Whistle Up the Hounds We're a Goin a Huntin
Up one hill, and down the holler
Carrying 9 baby coons in an old tow sack
And their paw and mother
Well cousins, it's that time a year again and many of my friends are already taking their hounds to the woods just to get them tuned up and in shape for some coon hunting. There's no music like that of an old Black and Tan, Blue tick, or a Treeing Walker when they catch the scent of a coon and the chorus from under the tree as they announce the varmint has been tree'd. It may have been a long run through the mountains and hollers through creeks or streams in an effort to evade the sensitive noses of their attackers before the coon decided a tall Hickory or Red Oak would provide certain safty from those devilish hounds on their trail.
I no longer hunt but as a youngster coon hunting was a favorite pastime on those cool autumn evenings and into early winter. In those days coon hunting was the sport of choice for country boys over football, basketball or some team sport. The fact was a coon hide could be sold for money and the barns of many of my friends had coon hides nailed up one side to sun dry before being tanned and sold. Coon hides were made into hats (remember those Davy Crockett hats) or into gloves or other garments. The demand and price fell and and soon the interest in hunting for many.
When a high schooler, my friends would often stand around the school yard at lunch and between classes to talk about their hunting experience of the previous night. It was not unusual for one or more to reach into their britches pockets and pull out a coons foot to show evidence of the nights hunt. Some even removed the males public bone to show what kind of a stud they had really caught and to brag about their prize catch.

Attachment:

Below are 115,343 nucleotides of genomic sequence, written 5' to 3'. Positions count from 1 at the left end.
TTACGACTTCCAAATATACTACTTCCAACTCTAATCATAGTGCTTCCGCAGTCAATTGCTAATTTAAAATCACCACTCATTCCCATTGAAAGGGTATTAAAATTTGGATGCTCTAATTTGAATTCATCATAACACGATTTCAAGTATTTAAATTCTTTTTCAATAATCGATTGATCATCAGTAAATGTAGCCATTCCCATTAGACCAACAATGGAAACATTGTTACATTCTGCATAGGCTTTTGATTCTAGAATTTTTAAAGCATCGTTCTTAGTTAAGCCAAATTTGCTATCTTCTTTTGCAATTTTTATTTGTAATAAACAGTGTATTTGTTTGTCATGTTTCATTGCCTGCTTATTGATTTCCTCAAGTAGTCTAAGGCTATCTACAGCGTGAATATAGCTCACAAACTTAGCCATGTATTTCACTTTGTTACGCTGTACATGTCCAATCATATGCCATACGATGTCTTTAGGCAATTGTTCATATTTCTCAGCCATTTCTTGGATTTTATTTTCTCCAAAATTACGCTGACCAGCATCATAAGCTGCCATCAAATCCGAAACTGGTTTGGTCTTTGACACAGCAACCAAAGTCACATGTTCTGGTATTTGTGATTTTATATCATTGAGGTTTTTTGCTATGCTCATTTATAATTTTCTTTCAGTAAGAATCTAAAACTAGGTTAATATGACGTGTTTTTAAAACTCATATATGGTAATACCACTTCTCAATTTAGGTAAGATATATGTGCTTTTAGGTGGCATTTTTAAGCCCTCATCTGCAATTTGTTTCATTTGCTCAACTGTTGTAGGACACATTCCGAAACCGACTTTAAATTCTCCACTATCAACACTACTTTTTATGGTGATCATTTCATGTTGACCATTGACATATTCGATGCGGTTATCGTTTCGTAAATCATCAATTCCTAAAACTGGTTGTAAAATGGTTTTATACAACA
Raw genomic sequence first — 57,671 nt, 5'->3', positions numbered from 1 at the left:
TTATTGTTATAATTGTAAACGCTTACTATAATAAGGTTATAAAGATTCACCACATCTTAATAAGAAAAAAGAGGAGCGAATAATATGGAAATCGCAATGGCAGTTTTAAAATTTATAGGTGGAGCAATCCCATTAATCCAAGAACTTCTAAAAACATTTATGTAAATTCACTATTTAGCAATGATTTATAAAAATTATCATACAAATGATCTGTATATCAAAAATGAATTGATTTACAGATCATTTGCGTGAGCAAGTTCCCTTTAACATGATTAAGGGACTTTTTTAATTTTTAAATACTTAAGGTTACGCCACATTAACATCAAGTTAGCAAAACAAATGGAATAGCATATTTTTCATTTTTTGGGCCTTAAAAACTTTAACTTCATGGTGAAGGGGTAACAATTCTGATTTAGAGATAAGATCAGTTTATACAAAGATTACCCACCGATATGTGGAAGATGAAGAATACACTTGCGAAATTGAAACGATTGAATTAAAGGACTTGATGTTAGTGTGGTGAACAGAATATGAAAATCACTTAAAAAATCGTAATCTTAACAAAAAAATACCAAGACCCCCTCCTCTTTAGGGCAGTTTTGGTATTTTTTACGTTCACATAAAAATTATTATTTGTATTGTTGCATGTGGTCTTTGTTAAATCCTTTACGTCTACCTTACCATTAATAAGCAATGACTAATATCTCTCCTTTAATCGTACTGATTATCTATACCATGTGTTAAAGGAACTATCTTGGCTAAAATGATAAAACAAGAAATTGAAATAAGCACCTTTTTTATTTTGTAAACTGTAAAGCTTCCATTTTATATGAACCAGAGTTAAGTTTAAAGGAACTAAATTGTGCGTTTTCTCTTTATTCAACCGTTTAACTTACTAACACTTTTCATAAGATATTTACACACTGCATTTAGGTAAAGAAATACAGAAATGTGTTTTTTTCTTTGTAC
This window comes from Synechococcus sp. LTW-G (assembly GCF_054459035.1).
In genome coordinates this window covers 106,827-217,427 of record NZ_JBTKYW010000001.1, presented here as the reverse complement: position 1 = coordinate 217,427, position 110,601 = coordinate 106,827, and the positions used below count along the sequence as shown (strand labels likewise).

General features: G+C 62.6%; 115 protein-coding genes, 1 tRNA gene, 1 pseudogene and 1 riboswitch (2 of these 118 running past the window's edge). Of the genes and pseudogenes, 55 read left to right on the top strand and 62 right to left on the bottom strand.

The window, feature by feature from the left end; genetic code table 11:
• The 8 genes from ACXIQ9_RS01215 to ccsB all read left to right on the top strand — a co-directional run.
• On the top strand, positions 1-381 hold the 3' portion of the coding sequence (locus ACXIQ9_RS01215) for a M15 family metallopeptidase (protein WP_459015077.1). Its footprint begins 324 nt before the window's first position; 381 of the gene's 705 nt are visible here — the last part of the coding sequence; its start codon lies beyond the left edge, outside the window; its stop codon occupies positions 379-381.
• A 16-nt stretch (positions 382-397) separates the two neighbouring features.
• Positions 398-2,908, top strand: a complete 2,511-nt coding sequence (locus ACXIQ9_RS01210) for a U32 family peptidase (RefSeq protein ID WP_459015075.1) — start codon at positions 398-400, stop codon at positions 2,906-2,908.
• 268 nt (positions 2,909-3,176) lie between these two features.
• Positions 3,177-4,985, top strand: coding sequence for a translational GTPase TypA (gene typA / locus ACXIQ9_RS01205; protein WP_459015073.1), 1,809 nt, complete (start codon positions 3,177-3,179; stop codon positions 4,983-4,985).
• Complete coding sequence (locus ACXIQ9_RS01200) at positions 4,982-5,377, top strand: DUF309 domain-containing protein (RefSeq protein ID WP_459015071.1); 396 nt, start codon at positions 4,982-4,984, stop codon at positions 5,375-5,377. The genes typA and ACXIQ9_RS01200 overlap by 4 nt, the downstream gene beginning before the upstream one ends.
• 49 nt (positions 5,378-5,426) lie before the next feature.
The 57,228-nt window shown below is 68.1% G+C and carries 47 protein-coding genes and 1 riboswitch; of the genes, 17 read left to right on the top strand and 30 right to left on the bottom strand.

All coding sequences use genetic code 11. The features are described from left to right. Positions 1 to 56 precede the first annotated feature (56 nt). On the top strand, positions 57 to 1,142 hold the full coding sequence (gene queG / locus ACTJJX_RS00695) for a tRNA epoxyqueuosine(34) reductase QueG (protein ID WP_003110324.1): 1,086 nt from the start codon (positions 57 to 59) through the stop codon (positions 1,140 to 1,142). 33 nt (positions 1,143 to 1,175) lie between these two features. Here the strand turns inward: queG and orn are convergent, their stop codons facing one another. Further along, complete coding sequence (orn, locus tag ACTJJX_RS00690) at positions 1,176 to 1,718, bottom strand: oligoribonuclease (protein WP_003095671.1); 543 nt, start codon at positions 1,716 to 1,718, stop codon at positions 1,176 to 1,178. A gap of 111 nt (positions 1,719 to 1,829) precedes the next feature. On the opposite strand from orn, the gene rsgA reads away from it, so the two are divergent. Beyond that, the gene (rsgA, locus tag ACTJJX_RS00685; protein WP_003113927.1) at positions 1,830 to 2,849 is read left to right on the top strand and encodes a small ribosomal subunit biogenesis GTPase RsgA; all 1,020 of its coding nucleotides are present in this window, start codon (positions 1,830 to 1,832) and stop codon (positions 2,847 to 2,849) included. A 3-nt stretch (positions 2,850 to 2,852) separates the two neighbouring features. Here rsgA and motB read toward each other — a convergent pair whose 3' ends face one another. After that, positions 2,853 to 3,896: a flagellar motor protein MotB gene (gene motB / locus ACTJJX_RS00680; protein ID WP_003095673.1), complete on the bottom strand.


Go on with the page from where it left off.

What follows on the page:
The coon hunt wasn't always fun. Those willy critters could take the low road as well as the high road, along mountain cliffs and on more than one occasion I have had to grab the branch of a mountain laurel to prevent a serious fall over a rocky cliff. Today coon hunting is more of a gentleman's sport and I would bet limited to those of us who live in the Blue Ridge Mountains or in the Southeast, though I have heard coon hunting is a big sport in the swamps of Florida. One town near my home, Saluda, NC has an annual event called Coon Dog Day where hunters and dog breeders bring their dogs each year to showcase and enjoy a full day swapping tales.
I have always loved the movie Where the Red Fern Grows a story about a boy and his dogs ordered by mail which became champion hunters. I suppose it is because of the nostalgia associated when my younger brother ordered a Treeing Walker from Arkansas just before he went into the Army in 1968. Before he left for duty he had time to train the pup and left him with a close friend. My brother made a career of the Army but that hound went on to become a champion dog, treeing over 400 coons during his life time. He died happily of old age and remains a legend in our community.
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